However, making a deal with another driver or paying your own minor costs always comes with an inherent risk that might not be obvious.
Most of the time, it’s a smart decision to let your insurer know about any accidents immediately. This article will go through some of the reasons why.
Your premiums will likely increase whether you claim or not
Most of the time, if you get in a collision with another vehicle, some sort of report will be filed. Either the police will be called, or you may have to report the accident to a nearby provincial collision centre.
Avoiding an official report of the accident could lead to tricky situations in the future, which leads to the next point
Settling a minor accident could lead to unexpected out-of-pocket expenses
Some damage from a collision might look minor, but there could be larger issues beyond what you can see.
Here’s an example: say you get into a minor accident with someone and hit them diagonally from behind. On the outside, it could look like you just made a dent on their bumper. In that case, some people decide to make a deal with the other driver on the spot and pay a few hundred dollars for the damage.
However, if the other driver then takes the car to the shop, they might find that their drivetrain or their wheels or some other car part was also damaged in the collision. That could lead to thousands of dollars of extra expenses, and in a worst case scenario lead to a lawsuit from the other driver.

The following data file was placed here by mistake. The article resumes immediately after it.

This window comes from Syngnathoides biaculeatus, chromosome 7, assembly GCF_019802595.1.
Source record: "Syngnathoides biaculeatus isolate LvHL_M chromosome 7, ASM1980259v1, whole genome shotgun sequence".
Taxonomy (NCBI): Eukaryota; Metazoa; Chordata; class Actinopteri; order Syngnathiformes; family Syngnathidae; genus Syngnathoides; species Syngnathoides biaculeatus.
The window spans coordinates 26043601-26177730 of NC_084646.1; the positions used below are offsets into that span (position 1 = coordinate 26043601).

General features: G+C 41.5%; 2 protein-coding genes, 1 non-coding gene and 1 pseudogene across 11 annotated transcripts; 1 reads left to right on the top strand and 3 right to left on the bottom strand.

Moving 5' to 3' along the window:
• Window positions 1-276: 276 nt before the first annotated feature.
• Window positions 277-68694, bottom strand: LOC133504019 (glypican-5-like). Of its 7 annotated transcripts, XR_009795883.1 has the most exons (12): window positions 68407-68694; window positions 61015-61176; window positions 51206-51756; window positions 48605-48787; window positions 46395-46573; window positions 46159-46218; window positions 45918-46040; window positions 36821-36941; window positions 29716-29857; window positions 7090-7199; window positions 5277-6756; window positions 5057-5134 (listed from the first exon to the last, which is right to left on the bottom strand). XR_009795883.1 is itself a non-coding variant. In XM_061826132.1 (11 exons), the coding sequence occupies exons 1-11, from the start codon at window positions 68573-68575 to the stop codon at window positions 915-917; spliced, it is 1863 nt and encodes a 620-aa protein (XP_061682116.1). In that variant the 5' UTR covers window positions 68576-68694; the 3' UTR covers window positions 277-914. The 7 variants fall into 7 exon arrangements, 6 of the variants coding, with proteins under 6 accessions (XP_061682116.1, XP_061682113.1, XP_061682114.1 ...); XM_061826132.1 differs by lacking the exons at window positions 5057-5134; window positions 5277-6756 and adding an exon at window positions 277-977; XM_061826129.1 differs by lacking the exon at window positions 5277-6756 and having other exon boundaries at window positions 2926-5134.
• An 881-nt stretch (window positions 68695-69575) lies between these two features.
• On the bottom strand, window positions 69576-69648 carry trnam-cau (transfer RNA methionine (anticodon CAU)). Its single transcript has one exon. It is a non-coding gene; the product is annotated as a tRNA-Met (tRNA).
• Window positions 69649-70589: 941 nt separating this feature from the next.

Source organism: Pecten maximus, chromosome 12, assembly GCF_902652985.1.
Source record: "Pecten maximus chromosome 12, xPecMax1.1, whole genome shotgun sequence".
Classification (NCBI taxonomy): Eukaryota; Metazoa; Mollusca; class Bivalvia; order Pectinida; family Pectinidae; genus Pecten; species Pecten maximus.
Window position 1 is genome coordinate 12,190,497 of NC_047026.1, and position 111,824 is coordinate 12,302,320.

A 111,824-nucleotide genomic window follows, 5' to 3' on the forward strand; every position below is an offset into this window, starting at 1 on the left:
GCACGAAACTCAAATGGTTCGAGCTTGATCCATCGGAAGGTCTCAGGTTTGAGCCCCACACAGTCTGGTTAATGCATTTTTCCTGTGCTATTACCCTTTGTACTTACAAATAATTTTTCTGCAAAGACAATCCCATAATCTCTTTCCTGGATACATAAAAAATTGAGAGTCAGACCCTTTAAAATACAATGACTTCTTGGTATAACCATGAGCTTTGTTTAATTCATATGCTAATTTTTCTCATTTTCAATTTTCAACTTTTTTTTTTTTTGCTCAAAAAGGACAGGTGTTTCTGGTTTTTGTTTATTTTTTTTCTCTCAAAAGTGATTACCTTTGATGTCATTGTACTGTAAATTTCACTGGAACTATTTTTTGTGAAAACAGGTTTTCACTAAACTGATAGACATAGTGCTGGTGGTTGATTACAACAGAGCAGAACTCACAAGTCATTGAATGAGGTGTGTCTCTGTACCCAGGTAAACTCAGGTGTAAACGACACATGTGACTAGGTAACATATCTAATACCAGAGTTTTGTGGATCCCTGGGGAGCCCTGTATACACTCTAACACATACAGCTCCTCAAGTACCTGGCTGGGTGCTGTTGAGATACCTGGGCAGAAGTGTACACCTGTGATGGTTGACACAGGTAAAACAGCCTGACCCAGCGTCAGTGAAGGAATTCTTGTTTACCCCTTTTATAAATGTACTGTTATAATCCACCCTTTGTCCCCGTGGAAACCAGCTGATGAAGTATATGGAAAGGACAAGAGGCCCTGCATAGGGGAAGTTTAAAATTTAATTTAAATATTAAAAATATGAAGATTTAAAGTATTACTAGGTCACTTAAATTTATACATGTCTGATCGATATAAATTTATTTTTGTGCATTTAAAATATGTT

On the other hand, if you were the one who was rear ended and made a deal with another driver, you could be out thousands of dollars if the driver refuses to pay.
If you don’t report issues promptly, your claim may be denied
If you didn’t immediately report your accident, and other issues in your car show up over time, your insurer could have grounds to deny your claim. This could leave you with thousands of dollars of out-of-pocket expenses.
When it makes sense to avoid claiming
If you’re involved in a single-vehicle accident, where no property was damaged aside from your own car and nobody was injured, it could make sense to pay the costs out of pocket.
One thing to consider is the expense of your deductible. If your deductible for a claim is more expensive than the claim itself, then there isn’t much of a point in claiming for a very minor single-vehicle accident, such as driving into your own mailbox.
Also, consider that a claim can cause a rise in your premiums depending on what kind of insurance plan you have. Always check to see what effect a collision claim will have on your rates, or if your plan includes any forgiven collisions.